Our FAQ Has Fast Facts on Common Foot and Ankle Injuries in Las Vegas
Our patients are full of questions, and we provide the answers. On our FAQ page, our Las Vegas foot doctors explore the most common questions about heel pain, bunions, nail fungus, ingrown toenails, neuropathy, surgery, and more. Browse or search through our FAQ to get the answers you need.
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What should I look for in a foot self-exam?
A foot self-exam is an important part of your daily foot care, particularly if you have any kind of nerve damage in your feet. For some people, it can mean the difference between walking and a foot ulcer. The key is to look for particular symptoms. Look closely at your skin and nails on the tops, sides, and bottoms of your feet. Some people may need help seeing their soles. Check for skin or nail discoloration, bumps, roughness, cuts, cracks, bruises, or any other unusual changes. Separate your toes to look between them for the same problems. Use your hands to feel your skin for corns, calluses, and patches that may be warm or cool to the touch. If you have an open sore or blister, you may need professional care to prevent it from becoming an ulcer. Foot self-exams can’t be valued enough. They are a critical step in your foot help, particularly if you have a condition that affects the nerves in your lower limbs. If you do notice any changes in your lower limbs during a self-exam, contact our team at Absolute Foot care Specialists right away for an appointment. You can use the website or call (702) 839-2010.
Why is it important to check my feet with diabetes?
Feet with diabetes are extremely vulnerable to injuries and complications like ulcers that, because of neuropathy damage, can easily go unnoticed on your lower limbs. If you don’t know you have an injury, you can’t get it treated, which leaves it open for infections and complications. Daily foot self-checks allow you to catch problems that you may not be able to feel while they are still in their early stages. Then you can get the treatment you need before complications set in and possibly create permanent problems. Foot self-checks are easy to add to your daily routine. You simply have to examine your lower limbs for changes. Look for cuts, bruises, bumps, blisters, discoloration, temperature differences, or anything else that could be considered “unusual” for feet. Look on the tops, sides, backs, and soles of both limbs, and use your hands to feel for differences, too. If you find anything, let experts like our team at Absolute Foot Care Specialists help you take care of it right away, before it has any time to get worse. Call (702) 839-2010 to reach our Las Vegas offices.
Should I be concerned if my child is pigeon-toed?
Intoeing, which is often described as being “pigeon-toed,” is a common gait abnormality for children. Many children’s feet appear to point inward instead of straight ahead when they stand or walk. This can be caused by multiple things, like metatarsus adductus, tibial torsion, and femoral anteversion. All of these are usually present at birth, but straighten out on their own as your child grows and begins to stand or walk. In some cases, the look persists for a while, lasting into the school-age years. Unless it causes walking difficulties for your child, though, this usually isn’t a problem. Most treatments that try to straighten this walking style don’t actually help. This is a condition to be monitored, however, since there is a rare chance that it may cause walking difficulty that doesn’t resolve, or may even be connected to neuromuscular disorders. In those unlikely cases, surgery and treating the systemic diseases can sometimes help. Let Absolute Foot Care Specialists help you take care of your child’s lower limbs and walking. Contact our Las Vegas offices for an appointment by calling (702) 839-2010 or using the web request form.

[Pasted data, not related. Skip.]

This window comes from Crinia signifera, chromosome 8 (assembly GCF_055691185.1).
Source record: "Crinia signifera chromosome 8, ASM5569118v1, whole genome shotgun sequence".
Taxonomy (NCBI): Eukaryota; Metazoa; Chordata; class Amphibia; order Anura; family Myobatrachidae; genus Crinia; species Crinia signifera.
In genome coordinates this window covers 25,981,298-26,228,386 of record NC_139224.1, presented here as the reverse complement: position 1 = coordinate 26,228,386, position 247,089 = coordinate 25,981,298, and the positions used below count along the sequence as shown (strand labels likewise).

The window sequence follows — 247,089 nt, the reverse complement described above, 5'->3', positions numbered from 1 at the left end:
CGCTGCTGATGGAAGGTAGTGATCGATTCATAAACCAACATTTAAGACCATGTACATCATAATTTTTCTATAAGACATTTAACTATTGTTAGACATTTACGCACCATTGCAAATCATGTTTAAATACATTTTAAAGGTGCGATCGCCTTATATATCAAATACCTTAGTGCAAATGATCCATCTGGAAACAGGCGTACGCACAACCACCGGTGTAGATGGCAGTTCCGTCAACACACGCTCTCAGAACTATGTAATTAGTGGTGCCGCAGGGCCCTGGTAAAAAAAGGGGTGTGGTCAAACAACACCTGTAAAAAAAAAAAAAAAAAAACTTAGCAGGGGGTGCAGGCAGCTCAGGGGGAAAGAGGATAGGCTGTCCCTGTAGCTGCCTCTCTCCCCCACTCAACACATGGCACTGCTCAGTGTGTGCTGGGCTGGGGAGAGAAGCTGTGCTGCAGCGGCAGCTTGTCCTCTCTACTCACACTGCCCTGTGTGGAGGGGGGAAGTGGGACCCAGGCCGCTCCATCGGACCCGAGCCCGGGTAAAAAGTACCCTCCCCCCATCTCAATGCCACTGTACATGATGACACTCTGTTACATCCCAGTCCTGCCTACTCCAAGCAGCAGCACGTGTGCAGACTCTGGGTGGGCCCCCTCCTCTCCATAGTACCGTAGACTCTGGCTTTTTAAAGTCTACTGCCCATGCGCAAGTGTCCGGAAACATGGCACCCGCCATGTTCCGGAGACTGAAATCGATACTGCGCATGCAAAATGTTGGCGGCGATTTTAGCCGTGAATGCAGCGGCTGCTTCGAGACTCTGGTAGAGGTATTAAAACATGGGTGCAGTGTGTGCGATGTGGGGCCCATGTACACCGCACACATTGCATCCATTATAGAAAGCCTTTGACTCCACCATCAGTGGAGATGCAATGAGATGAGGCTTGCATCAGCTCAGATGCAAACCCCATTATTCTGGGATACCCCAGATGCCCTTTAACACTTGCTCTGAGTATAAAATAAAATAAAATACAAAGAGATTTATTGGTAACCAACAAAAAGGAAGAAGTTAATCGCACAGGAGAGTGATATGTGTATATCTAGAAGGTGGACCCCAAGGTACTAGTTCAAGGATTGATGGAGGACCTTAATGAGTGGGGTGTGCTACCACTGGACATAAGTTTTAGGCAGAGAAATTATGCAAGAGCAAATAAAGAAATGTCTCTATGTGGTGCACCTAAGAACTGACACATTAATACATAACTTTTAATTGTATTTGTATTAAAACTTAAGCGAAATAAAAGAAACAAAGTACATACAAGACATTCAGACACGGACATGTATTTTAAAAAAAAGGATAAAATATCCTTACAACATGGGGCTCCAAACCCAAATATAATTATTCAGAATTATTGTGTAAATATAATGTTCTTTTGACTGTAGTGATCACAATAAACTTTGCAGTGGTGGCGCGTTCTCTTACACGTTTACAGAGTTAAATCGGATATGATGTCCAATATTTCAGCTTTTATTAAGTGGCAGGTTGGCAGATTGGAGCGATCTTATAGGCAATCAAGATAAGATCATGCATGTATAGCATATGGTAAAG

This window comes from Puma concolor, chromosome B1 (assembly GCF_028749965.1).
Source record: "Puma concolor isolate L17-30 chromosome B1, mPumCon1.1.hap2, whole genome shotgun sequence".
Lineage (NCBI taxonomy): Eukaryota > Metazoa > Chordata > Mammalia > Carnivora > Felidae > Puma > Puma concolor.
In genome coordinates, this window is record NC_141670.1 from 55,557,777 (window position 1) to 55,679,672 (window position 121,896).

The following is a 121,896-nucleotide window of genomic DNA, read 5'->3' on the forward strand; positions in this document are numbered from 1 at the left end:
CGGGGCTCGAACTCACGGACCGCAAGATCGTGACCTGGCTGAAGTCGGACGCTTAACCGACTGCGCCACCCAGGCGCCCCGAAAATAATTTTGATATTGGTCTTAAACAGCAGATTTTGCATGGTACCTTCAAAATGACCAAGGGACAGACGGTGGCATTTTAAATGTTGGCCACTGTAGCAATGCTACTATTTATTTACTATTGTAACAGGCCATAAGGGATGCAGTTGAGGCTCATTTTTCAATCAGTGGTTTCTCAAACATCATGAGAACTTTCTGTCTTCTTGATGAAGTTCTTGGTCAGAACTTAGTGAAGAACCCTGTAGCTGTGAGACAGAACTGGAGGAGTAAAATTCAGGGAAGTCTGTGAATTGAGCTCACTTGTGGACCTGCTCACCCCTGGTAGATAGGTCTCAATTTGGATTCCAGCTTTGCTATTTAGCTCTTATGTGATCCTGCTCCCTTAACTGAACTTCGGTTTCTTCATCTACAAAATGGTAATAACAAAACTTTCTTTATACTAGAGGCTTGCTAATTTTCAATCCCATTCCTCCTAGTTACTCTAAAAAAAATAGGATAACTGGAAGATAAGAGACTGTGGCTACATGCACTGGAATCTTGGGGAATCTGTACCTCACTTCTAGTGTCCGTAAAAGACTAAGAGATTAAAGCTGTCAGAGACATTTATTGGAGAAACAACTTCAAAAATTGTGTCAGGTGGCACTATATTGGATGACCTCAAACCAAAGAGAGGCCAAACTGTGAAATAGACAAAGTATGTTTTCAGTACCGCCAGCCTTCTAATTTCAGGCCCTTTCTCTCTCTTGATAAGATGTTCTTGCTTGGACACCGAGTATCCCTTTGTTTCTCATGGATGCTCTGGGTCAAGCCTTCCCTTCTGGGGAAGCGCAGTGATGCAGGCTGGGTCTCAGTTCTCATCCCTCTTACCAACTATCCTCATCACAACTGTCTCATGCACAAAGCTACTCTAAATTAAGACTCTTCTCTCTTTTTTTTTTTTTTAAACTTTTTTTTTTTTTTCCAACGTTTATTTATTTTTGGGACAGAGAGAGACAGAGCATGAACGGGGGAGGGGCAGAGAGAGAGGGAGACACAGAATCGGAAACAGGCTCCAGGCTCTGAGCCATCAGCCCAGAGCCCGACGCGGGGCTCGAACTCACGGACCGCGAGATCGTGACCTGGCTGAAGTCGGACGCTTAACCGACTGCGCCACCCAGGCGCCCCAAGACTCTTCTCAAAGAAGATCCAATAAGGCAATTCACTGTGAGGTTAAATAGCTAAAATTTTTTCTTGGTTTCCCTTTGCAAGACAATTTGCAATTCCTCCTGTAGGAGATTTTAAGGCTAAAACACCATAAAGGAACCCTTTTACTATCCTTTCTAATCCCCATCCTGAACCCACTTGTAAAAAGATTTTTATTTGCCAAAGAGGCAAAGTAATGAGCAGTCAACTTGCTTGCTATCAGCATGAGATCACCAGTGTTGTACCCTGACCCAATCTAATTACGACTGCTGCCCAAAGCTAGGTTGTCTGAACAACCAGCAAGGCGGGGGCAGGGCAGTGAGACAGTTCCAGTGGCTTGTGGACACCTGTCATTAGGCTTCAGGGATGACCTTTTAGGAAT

Can my child return to sports with Freiberg’s disease?
A teen or child with Freiberg’s disease can return to sports and other athletic activities once the painful forefoot symptoms are gone. When this will happen for your individual child depends on the severity of the condition and how the problem was treated. Conservative treatment for this condition involves taking a break from hard-impact activities and working to reduce the pressure on the ball of the foot so the damaged metatarsal bone can heal. Sometimes wearing stiff shoes is all this entails. Casting and removing all weight-bearing from the foot is also common. Severely damaged metatarsal heads might need more involved treatments. There are several different types of surgery to address the breakdown in the metatarsal head. Once the bone is healed, your child can usually get back to participating in and enjoying sports. Let our experts at Absolute Foot Care Specialists in Las Vegas help your child get back to his or her favorite activities. Call (702) 839-2010 or use our website to make an appointment with us.
Is tarsal coalition hereditary?